#SCM16: Atrial Fibrillation and AKI

Mehta SCM16 headshotDr. Swati Mehta (SM), from the Icahn School of Medicine at Mount Sinai (New York, New York), discusses her abstract for the National Kidney Foundation’s 2016 Spring Clinical Meetings (SCM16), Incidence of Dialysis Requiring Acute Kidney Injury in Atrial Fibrillation: A National Perspective, with Dr. Kenar Jhaveri, AJKD Blog Editor.

AJKDblog: Why don’t you tell us a little about your research and abstract being presented at the NKF 2016 Spring Meetings?

SM: We utilized the Nationwide Inpatient Sample (NIS) database, which is a large, nationally representative database of admissions and discharges throughout the country, to examine the incidence and risk factors of acute kidney injury requiring dialysis (AKI-D) in patients who were hospitalized with a primary diagnosis of atrial fibrillation (AF). We decided to focus on AKI-D and not all AKI, considering the validity of administrative codes for dialysis. We found that of 3,804,555 hospitalizations with a primary diagnosis of AF, 3,918 (0.1%) were complicated with AKI-D. The incidence of AKI-D in the setting of hospitalization for AF has tripled over the last decade from 0.55/1,000 hospitalizations in 2002 to 1.50/1,000 hospitalizations in 2012, but this incidence was explained by changes in demographics and an increase in comorbidities. In this study, we found that race and comorbidities, including diabetes, chronic kidney disease, sepsis, and heart failure, were significant predictors of AKI-D. Finally, AKI-D was associated with an in-hospital mortality (adjusted odds ratio [aOR], 22.1; 95% CI, 17.6-27.58) and an increased adverse discharge (aOR, 10.11; 95% CI 3.27-31.26).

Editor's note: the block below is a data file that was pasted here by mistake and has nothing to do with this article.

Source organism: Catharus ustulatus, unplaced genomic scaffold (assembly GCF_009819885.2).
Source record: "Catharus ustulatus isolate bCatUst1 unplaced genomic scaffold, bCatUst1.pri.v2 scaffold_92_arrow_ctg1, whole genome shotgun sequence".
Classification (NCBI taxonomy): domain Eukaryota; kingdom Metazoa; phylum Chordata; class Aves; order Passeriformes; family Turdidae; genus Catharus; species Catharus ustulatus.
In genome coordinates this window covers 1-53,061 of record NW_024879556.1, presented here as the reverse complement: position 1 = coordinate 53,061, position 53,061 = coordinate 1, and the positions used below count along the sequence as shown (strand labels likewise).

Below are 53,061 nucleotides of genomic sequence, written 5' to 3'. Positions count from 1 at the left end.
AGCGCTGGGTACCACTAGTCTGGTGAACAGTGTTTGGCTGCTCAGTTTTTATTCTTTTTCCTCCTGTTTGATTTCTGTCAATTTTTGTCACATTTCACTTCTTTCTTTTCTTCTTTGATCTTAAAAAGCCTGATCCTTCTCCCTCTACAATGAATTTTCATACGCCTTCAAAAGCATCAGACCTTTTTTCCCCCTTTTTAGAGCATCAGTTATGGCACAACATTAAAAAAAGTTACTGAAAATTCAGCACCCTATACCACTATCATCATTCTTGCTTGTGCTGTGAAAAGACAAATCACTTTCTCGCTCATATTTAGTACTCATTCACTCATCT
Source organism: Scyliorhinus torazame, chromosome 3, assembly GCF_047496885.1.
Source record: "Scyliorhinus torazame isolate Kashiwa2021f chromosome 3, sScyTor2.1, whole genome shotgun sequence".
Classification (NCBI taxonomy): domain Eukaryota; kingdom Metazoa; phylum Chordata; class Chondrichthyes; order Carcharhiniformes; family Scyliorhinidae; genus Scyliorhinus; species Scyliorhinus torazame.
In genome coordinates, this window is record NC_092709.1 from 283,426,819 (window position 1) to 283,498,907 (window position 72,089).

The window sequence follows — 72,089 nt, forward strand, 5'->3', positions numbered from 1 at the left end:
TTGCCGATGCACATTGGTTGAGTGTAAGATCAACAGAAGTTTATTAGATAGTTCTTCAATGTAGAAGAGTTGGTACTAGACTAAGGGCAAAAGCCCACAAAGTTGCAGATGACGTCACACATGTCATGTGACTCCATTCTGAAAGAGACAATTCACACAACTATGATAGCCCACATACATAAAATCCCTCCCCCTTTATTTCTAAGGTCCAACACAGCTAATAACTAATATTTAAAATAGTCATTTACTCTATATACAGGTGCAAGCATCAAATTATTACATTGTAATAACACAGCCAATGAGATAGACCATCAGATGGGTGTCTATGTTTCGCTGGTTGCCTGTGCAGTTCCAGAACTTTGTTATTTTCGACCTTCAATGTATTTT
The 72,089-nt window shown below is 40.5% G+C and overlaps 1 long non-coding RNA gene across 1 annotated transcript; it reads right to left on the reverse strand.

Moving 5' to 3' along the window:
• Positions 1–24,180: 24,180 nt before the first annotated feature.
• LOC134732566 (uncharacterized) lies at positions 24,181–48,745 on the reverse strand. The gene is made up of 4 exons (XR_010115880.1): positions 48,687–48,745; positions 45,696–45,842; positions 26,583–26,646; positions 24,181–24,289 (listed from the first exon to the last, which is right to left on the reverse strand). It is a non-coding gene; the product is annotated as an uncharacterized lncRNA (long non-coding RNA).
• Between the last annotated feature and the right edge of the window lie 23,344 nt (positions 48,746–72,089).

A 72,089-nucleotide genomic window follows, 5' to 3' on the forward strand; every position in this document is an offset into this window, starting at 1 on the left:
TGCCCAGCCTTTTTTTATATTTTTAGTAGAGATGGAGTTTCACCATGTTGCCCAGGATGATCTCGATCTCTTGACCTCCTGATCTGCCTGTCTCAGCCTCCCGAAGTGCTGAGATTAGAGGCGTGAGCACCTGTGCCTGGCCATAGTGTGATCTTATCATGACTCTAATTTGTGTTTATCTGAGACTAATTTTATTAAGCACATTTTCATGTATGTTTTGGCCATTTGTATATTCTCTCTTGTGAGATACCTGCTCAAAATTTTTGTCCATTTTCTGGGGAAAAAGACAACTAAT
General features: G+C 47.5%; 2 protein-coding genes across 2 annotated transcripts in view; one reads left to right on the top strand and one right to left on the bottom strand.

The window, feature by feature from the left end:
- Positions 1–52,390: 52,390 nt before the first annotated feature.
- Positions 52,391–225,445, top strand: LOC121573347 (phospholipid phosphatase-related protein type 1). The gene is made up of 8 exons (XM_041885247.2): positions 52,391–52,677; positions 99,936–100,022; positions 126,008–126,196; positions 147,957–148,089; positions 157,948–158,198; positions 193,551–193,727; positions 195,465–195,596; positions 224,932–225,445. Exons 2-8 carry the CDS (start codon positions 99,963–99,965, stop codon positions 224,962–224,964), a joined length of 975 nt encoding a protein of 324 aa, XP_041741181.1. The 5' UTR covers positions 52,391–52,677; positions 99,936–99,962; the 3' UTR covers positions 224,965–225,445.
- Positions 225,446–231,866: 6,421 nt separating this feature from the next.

AJKDblog: What was the prevalence of CKD in your cohort of patients? In addition, how many patients received contrast agents for workup for AF?

SM: The overall prevalence of CKD in AF patients was 6.5% (247,396). However, in hospitalizations for AKI-D, the proportion of patients with CKD was higher at 25.29% (991). Because we used an administrative database, we could not capture information on contrast agents.

AJKDblog: Where do you and your group go from here?

SM: We plan to explore this early finding using more granular data from  electronic health records in health care systems. Ultimately, the goal would be to have a risk score for identification and risk stratification of patients with AF so that early preventative efforts can be implemented.

All Spring Clinical Meeting abstracts are available in the May issue of AJKD.

Check out more AJKDblog coverage of the NKF’s 2016 Spring Clinical Meetings (#SCM16)!

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